Featured Article – 2010 July
Here are some suggestions on how to better position your business when looking to have a request for financing approved.
- Put together a complete package: Have a business reason for financing; have three years of financial records — tax returns, audits, financial statements. Prepare business plan projections and aging statements on accounts receivable and payable.
- Have reasonable expectations: Allow appropriate time for the request to be considered, underwritten and approved; be prepared for requests for additional information
- “Cash is king”: Ability to repay will weigh more heavily than collateral in the decision process.
- Demonstrate that you’re a good manager: Show the steps you’ve taken to reduce or control costs, for example, reducing overtime, renegotiating insurance contracts, and/or limiting discretionary expenses.
- Keep lines of communication open: Communicate regularly with your banker; let him know how your business is doing; bankers don’t like surprises.
Securing Credit in a Tight Market
by Christopher Todd
Even as fresh signs of an economic rebound continue to appear, owners of struggling businesses (and “struggling” is an adjective that can apply to almost every business these days) fear that tightened access to credit will leave them poorly positioned to profit in the recovery.
As business continues to pick up, companies need more resources. Sales increase, so they need to purchase more materials, and payroll costs will go up as they fill those orders. But borrowers who have maxed out their lines of credit can’t just call their banker, say “business is finally picking up, so I’d like to increase that credit line,” and expect a routine approval.
With federal regulators giving increasing scrutiny to banks that have underperforming loan portfolios, lending officers at all banks are not only defending their existing portfolios but also looking more carefully at requests from prospective borrowers, even those whose accounts they’ve served for years.
While businesses may feel that the rules of the lending game have changed, bankers are more likely to say the rules are the same but they’re being enforced more strictly. No matter what the opinion, the reality is the same: when it comes to financing, businesses can’t take anything for granted anymore.
Loans are still available, but borrowers must work harder to receive them.
Banks are willing to loan to sound, secure borrowers who have sterling credit ratings and leave little doubt that they’re capable of repaying their loans. Thanks to the broad economic downturn, however, the number of businesses who fit that description is significantly smaller than it was two or three years ago.
“Part of this is a natural cycle,” says Jayne Armstrong, Delaware district director of the U.S. Small Business Administration. “Banks may have cut credit lines. Sales are down. If you don’t have the sales to justify a loan, you’re not going to qualify. That’s the harsh reality.”
How, then, does a borrower strengthen his chances of securing additional credit?
It starts with additional documentation. Be prepared to show your bank three years of financial records — tax returns, audits, financial statements. Prepare business plan projections and aging statements on accounts receivable and payable. Depending on the size of your business, the bank may want to see personal financial statements as well as the documentation for your company.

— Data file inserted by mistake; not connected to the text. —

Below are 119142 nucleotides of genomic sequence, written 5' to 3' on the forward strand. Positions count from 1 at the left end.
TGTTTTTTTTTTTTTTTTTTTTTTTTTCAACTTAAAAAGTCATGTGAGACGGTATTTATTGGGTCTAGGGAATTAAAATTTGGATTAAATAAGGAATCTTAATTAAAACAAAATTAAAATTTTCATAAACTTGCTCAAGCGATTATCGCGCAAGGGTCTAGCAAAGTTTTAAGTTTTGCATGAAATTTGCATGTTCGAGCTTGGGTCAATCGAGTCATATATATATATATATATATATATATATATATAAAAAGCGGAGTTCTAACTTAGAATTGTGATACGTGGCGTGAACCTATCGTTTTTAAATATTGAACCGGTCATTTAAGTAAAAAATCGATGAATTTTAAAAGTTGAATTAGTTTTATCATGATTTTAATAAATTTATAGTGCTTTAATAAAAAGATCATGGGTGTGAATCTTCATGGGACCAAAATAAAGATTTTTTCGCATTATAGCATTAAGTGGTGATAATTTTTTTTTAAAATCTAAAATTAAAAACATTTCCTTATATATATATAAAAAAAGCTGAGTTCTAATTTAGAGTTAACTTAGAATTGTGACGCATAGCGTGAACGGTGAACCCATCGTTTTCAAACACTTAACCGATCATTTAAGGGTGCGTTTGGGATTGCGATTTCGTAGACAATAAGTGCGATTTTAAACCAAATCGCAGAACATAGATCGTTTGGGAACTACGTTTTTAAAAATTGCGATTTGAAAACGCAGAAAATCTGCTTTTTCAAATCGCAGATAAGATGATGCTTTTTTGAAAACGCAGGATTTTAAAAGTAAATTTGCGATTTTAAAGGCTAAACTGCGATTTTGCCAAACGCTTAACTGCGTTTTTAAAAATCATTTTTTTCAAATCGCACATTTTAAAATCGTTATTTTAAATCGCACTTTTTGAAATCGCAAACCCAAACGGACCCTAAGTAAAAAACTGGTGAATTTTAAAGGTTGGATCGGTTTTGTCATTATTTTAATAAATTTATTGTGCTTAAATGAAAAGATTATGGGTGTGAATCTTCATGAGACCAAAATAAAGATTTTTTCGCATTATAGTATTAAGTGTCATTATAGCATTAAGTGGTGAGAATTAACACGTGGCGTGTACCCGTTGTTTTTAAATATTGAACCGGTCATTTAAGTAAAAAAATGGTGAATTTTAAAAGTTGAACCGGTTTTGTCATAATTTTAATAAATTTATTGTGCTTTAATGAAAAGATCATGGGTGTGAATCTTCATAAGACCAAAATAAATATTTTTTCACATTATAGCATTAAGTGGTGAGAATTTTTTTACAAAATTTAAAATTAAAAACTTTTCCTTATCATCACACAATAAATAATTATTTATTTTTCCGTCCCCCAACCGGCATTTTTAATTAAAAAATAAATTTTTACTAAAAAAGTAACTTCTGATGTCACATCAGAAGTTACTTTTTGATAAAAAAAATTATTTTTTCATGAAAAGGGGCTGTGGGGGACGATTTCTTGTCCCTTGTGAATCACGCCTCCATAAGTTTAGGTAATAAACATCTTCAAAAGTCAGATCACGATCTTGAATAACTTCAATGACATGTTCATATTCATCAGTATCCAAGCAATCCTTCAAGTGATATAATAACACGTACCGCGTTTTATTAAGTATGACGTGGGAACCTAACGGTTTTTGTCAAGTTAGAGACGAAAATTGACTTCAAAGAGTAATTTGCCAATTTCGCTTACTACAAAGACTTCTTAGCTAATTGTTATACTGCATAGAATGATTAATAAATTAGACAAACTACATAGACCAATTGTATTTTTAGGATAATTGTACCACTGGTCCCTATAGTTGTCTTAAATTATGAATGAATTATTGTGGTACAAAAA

As always, “cash is king,” so make sure you can demonstrate you have the resources and cash flow to pay back what you borrow.
Collateral is also important. It’s not that the bank will be eager to foreclose on your vacant lot or a warehouse if you stop making payments, but putting up hard assets as collateral will give the bank a greater sense of security.
If your current line of credit is asset-based, take a close look at your inventory. Say you’ve got a large inventory of lumber, whose value has been increasing in the last few months. If your inventory turns out to be worth significantly more than what you paid for it, let your bank know. That may provide some of the justification needed to increase your credit line.
Your bank will also want to know what you’ve been doing to tighten your belt. Make sure the bank knows what you’ve done to reduce overtime, to renegotiate terms on health insurance and other benefit contracts, and to cut expenses in non-core areas of operations.
Take a look at how you’re working with your unsecured creditors, a topic discussed in more detail in our December 2009 newsletter. You have more leverage than you might think. It’s to your advantage to defer or restructure payments, so explore the possibility.
Even after you’ve taken these steps, it’s possible that the bank won’t increase your credit line, or it will set a higher interest rate. In today’s environment, that means it’s time to shop around. The fact that you’ve been dealing with the same bank for many years doesn’t matter now as much as it once did. While it’s possible the bank doesn’t consider you as low a risk as it did two or three years ago, it’s also possible the bank has issues of its own; for example, its loan portfolio might now have more exposure than it desires in your industry.
The bottom line is this: Be realistic about your expectations for credit. The credit market is nothing like it was three years ago and there’s no reason to think those days are coming back.